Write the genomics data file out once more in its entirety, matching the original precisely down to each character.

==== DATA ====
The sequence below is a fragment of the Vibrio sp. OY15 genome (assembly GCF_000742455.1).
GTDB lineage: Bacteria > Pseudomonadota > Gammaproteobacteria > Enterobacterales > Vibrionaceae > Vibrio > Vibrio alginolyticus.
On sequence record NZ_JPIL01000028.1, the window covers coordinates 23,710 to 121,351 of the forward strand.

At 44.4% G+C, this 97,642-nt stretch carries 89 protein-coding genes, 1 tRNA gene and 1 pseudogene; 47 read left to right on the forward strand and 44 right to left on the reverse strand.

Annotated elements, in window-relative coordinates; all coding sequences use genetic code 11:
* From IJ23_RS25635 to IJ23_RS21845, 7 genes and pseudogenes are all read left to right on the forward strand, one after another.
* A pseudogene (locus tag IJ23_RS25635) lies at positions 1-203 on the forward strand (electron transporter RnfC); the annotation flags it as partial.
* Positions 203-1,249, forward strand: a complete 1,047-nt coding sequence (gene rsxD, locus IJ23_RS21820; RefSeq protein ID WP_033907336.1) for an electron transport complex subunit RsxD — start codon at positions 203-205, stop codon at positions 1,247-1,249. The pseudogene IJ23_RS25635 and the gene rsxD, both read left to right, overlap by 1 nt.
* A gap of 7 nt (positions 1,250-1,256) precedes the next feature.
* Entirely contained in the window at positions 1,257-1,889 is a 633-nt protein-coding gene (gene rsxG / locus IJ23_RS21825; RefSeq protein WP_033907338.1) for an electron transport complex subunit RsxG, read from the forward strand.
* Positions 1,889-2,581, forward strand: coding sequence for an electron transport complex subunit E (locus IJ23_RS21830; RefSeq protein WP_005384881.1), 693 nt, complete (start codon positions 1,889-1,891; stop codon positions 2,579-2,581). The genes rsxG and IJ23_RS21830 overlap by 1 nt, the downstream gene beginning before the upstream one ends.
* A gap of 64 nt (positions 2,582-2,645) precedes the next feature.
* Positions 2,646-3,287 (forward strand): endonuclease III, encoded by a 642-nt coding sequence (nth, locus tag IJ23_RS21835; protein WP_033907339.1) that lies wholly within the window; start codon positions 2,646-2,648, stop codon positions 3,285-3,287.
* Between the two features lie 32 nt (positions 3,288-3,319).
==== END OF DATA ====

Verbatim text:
The sequence below is a fragment of the Vibrio sp. OY15 genome (assembly GCF_000742455.1).
GTDB lineage: Bacteria > Pseudomonadota > Gammaproteobacteria > Enterobacterales > Vibrionaceae > Vibrio > Vibrio alginolyticus.
On sequence record NZ_JPIL01000028.1, the window covers coordinates 23,710 to 121,351 of the forward strand.

At 44.4% G+C, this 97,642-nt stretch carries 89 protein-coding genes, 1 tRNA gene and 1 pseudogene; 47 read left to right on the forward strand and 44 right to left on the reverse strand.

Annotated elements, in window-relative coordinates; all coding sequences use genetic code 11:
* From IJ23_RS25635 to IJ23_RS21845, 7 genes and pseudogenes are all read left to right on the forward strand, one after another.
* A pseudogene (locus tag IJ23_RS25635) lies at positions 1-203 on the forward strand (electron transporter RnfC); the annotation flags it as partial.
* Positions 203-1,249, forward strand: a complete 1,047-nt coding sequence (gene rsxD, locus IJ23_RS21820; RefSeq protein ID WP_033907336.1) for an electron transport complex subunit RsxD — start codon at positions 203-205, stop codon at positions 1,247-1,249. The pseudogene IJ23_RS25635 and the gene rsxD, both read left to right, overlap by 1 nt.
* A gap of 7 nt (positions 1,250-1,256) precedes the next feature.
* Entirely contained in the window at positions 1,257-1,889 is a 633-nt protein-coding gene (gene rsxG / locus IJ23_RS21825; RefSeq protein WP_033907338.1) for an electron transport complex subunit RsxG, read from the forward strand.
* Positions 1,889-2,581, forward strand: coding sequence for an electron transport complex subunit E (locus IJ23_RS21830; RefSeq protein WP_005384881.1), 693 nt, complete (start codon positions 1,889-1,891; stop codon positions 2,579-2,581). The genes rsxG and IJ23_RS21830 overlap by 1 nt, the downstream gene beginning before the upstream one ends.
* A gap of 64 nt (positions 2,582-2,645) precedes the next feature.
* Positions 2,646-3,287 (forward strand): endonuclease III, encoded by a 642-nt coding sequence (nth, locus tag IJ23_RS21835; protein WP_033907339.1) that lies wholly within the window; start codon positions 2,646-2,648, stop codon positions 3,285-3,287.
* Between the two features lie 32 nt (positions 3,288-3,319).